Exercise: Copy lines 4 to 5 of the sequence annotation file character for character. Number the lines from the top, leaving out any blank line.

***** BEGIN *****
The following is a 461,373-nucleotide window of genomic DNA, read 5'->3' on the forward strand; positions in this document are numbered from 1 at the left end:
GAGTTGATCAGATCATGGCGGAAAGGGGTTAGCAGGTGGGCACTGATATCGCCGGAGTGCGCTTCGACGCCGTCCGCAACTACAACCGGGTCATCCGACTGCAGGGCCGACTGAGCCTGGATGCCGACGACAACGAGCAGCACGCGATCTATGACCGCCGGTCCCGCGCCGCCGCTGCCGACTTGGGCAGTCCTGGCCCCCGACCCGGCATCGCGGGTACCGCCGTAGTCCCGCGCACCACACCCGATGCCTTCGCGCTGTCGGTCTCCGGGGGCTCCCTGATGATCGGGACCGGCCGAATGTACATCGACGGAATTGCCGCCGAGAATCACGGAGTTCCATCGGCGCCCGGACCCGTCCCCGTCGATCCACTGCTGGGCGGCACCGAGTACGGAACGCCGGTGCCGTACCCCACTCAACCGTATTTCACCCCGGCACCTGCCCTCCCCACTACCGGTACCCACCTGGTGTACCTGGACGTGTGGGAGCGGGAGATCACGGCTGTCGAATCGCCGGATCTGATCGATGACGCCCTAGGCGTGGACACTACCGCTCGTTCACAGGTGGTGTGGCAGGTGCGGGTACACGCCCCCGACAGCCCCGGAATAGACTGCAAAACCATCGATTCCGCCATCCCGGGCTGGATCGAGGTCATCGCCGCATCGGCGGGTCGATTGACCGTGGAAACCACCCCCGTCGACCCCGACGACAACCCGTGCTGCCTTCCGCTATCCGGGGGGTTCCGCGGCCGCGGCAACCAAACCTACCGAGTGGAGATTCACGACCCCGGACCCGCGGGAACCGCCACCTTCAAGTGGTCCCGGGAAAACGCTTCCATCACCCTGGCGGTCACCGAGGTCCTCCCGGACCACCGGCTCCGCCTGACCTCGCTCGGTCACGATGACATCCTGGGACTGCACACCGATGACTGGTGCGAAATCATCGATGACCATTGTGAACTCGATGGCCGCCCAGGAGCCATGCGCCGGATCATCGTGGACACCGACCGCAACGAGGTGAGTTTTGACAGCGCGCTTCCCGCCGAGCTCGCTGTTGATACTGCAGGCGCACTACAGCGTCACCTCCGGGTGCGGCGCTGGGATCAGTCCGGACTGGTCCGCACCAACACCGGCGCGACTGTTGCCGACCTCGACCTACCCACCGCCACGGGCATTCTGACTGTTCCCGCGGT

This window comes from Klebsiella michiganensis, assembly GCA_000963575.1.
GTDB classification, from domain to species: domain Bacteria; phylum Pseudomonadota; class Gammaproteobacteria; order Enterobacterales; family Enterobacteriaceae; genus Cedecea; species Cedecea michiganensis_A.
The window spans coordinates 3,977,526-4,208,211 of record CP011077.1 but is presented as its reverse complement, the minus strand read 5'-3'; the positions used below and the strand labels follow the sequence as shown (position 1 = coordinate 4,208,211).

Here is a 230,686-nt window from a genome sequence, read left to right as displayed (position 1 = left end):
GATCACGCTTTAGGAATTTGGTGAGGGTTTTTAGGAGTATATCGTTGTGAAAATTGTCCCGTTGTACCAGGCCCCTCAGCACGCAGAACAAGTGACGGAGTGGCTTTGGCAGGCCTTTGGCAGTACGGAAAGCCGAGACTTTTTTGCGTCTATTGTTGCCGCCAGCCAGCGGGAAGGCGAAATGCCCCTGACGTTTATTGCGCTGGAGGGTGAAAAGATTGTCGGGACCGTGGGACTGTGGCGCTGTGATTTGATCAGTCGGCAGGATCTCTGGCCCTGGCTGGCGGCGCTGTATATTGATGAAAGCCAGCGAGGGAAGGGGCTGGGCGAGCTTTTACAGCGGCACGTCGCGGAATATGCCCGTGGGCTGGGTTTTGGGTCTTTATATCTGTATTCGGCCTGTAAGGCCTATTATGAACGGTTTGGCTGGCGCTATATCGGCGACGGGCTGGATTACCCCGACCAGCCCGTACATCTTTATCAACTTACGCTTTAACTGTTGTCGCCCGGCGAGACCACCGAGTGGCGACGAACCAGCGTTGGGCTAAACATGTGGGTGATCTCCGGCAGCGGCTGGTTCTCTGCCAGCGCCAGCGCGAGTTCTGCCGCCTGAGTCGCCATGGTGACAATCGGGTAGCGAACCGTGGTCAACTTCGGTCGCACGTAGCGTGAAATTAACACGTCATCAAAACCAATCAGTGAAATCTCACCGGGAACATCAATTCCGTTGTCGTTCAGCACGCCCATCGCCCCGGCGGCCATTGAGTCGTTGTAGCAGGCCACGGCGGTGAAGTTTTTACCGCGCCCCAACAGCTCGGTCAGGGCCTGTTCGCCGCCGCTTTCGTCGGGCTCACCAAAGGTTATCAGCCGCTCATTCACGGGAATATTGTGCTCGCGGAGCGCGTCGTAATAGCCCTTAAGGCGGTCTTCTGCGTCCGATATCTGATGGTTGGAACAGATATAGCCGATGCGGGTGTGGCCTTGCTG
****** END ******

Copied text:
GTDB classification, from domain to species: domain Bacteria; phylum Pseudomonadota; class Gammaproteobacteria; order Enterobacterales; family Enterobacteriaceae; genus Cedecea; species Cedecea michiganensis_A.
The window spans coordinates 3,977,526-4,208,211 of record CP011077.1 but is presented as its reverse complement, the minus strand read 5'-3'; the positions used below and the strand labels follow the sequence as shown (position 1 = coordinate 4,208,211).